At the start of its first-round match in the state volleyball tournament, it looked like Caldwell County was well on its way to another win.
The Lady Tigers (19-6) won the first set 25-16 against first region champion McCracken County Monday in the Community Activities Building, but the Lady Mustangs made adjustments in the middle of the second set, turning a 15-12 CCHS lead into a 25-19 MCHS win.
McCracken County won the third set 25-16, but both teams battled in the fourth set before McCracken County (22-4) came out on top 25-19 to win the match and advance to the state quarterfinals in Winchester.
Caldwell County closed out its 2020 season as the Second Region champion, matching the program’s record for advancement to the first round of the state tournament, a feat it first achieved in 2003 and equaled in 2007, 2009, 2010 and 2011.
Senior outside hitter Olivia Mitchell — named to the all-state first team earlier in the day, had a match-high 22 kills against McCracken County to go with 11 digs and a block. Senior middle blocker Abby Griggs — named to the all-state honorable mention team — added a team-high three blocks and eight kills.
Senior setter Kendyll Prowell handed out 34 assists to go with a team-high two aces and seven digs, while senior libero Riley Thomas repelled a team-high 16 digs.
McCracken County had a balanced attack, with 14 kills from Jayda Harris, 13 from Jenna Henshaw, 12 from Adele Mavigliano and 11 from Caroline Sivills.
CCHS head coach Daniel Cortner said that both teams came to the CAB for a battle.
“It was definitely a state tournament-level match,” he said. “I can’t thank enough for those that were here tonight for coming out.
“You look at these four seniors — you look at their career and look what they’ve done here — there’s nothing in that locker room you have to give.”
MCHS head coach Tim Whitis said that the Lady Mustangs had to make adjustments after seeing how well Caldwell County played in the first set.
“I just didn’t think we were playing very well,” he said. “I think (Caldwell County) plays a little bit different style of volleyball than what we’re really used to seeing, and it took our kids just a little bit to try to adjust and come around.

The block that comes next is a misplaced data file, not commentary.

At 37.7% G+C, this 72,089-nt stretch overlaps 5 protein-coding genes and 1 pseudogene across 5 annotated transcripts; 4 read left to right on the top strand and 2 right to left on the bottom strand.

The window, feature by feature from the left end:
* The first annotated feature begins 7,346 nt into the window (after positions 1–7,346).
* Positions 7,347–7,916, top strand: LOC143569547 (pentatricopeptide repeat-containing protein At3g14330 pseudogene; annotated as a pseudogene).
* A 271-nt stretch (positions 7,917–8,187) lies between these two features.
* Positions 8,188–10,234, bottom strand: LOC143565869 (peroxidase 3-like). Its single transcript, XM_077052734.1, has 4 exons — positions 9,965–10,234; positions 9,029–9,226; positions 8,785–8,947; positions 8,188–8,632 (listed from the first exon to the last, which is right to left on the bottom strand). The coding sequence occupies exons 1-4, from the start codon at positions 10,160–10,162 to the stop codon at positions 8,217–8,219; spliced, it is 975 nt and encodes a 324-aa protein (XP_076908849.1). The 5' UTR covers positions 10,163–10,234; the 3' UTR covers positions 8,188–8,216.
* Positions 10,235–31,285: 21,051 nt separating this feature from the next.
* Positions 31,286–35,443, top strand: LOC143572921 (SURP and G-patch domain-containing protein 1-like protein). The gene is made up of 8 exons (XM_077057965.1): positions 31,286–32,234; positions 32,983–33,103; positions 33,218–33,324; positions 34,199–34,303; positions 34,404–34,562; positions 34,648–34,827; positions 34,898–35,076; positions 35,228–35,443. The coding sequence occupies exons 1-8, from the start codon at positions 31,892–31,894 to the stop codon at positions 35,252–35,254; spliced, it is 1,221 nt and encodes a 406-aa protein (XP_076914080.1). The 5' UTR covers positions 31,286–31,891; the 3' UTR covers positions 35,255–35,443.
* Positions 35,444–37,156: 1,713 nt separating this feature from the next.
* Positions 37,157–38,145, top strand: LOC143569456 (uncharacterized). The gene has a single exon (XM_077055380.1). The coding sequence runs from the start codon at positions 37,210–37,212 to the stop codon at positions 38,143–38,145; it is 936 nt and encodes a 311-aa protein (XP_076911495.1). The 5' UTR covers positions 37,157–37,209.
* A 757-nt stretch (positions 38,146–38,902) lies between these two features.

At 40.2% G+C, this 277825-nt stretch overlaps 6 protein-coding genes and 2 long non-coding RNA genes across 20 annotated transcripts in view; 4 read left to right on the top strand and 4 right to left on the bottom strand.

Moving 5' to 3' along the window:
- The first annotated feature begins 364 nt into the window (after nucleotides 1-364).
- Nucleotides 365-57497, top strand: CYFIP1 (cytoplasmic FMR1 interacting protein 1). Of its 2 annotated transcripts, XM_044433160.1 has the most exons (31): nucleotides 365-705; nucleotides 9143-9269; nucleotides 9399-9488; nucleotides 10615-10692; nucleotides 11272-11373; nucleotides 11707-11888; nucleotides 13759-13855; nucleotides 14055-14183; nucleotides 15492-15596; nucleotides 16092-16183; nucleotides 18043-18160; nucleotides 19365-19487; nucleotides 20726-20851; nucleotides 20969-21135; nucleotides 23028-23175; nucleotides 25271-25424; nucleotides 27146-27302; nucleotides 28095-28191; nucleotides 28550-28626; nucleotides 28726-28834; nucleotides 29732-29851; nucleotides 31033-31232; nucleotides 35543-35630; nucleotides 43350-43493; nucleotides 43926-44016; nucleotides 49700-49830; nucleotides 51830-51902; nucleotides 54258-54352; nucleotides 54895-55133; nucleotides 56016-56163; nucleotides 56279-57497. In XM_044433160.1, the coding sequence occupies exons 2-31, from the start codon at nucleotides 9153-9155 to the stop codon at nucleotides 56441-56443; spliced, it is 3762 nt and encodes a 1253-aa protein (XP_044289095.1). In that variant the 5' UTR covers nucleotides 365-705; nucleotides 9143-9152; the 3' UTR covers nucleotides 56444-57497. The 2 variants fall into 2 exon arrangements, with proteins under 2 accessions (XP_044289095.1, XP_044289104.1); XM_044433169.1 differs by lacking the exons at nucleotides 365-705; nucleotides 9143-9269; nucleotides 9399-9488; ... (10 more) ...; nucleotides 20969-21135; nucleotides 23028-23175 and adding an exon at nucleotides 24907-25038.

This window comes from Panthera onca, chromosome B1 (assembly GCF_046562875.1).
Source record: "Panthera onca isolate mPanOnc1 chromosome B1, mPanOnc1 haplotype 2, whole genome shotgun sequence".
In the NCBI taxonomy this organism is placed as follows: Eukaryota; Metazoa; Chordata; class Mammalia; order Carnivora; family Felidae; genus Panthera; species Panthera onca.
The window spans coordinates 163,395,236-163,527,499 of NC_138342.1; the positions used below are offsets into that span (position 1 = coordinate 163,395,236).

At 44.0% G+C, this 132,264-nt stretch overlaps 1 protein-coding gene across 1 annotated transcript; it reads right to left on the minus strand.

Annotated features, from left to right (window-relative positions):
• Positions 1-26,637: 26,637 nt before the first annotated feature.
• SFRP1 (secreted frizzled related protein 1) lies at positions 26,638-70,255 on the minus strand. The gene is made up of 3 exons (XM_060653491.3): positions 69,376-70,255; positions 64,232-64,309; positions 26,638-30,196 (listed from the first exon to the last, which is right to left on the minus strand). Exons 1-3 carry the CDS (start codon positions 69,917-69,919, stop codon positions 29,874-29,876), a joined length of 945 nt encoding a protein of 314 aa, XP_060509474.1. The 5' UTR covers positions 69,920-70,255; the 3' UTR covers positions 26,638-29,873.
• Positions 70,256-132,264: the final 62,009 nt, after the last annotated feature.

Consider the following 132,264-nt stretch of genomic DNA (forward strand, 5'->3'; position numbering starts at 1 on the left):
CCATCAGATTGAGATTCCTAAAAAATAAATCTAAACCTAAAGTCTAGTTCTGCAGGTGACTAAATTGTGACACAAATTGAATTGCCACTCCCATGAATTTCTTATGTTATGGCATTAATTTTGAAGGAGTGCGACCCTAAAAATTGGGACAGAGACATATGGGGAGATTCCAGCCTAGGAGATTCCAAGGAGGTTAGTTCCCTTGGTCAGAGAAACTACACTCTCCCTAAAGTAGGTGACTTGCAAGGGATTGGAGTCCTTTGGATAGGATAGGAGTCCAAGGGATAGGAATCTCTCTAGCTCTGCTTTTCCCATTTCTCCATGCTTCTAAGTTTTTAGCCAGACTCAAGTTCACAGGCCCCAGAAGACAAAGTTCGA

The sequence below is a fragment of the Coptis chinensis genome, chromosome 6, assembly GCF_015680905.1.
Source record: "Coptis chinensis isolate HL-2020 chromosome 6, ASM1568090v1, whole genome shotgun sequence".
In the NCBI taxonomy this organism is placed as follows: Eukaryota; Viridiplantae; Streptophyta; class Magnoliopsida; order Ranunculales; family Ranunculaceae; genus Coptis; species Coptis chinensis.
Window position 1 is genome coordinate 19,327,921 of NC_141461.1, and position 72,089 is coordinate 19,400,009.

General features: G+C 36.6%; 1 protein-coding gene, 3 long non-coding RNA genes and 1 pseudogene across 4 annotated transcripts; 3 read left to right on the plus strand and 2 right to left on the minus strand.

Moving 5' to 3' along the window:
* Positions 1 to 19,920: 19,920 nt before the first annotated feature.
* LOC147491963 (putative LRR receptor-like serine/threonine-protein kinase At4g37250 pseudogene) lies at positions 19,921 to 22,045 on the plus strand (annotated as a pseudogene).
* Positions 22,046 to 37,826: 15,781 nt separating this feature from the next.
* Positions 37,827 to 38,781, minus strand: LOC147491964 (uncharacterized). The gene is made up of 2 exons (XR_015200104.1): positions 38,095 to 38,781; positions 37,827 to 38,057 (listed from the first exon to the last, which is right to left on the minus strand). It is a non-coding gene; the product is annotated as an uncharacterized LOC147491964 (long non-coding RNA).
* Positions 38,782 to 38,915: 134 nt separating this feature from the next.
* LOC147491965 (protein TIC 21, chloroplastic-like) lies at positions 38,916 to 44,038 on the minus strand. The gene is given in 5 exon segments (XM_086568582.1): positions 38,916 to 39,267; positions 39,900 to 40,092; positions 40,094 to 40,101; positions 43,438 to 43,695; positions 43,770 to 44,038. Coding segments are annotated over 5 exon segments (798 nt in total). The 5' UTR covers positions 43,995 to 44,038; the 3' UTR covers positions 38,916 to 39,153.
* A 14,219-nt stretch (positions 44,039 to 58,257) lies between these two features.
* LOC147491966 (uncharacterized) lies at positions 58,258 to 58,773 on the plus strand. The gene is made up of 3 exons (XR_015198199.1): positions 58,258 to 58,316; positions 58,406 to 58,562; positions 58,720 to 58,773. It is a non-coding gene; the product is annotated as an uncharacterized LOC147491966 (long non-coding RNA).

“I thought that after we made a few adjustments, I thought the kids started playing a little bit better, and (Caldwell County) were kind of on the defense because I thought we started attacking the ball a lot better.”
Cortner said McCracken County’s height was something that the Lady Tigers hadn’t seen much of all year.
“We jumped out all over them in the first set,” he said. “We were confident, we were hot and really executed every bit of our game plan. But, when you go in to play McCracken and they’re 2 or 3 inches taller — 2 or 3 inches longer — than what we scored on all year, the things that we did to get here just weren’t falling on that side.
“We knew all weekend long that their big hitters were going to get big kills, and that didn’t faze us. They were going to hit great, big holes in the floor, and we said — not so much ‘So, what,’ but ‘OK,’ and then, we turned around and we got ours.”
Cortner said that Caldwell County didn’t make adequate adjustments to alter the Lady Mustang offense.
“We didn’t get them out of system near as often as we wanted to,” he said. “…Our defense — we got pegged by a lot of balls tonight, and they played them right back up. … It just took way too many points to get Olivia on the front row.”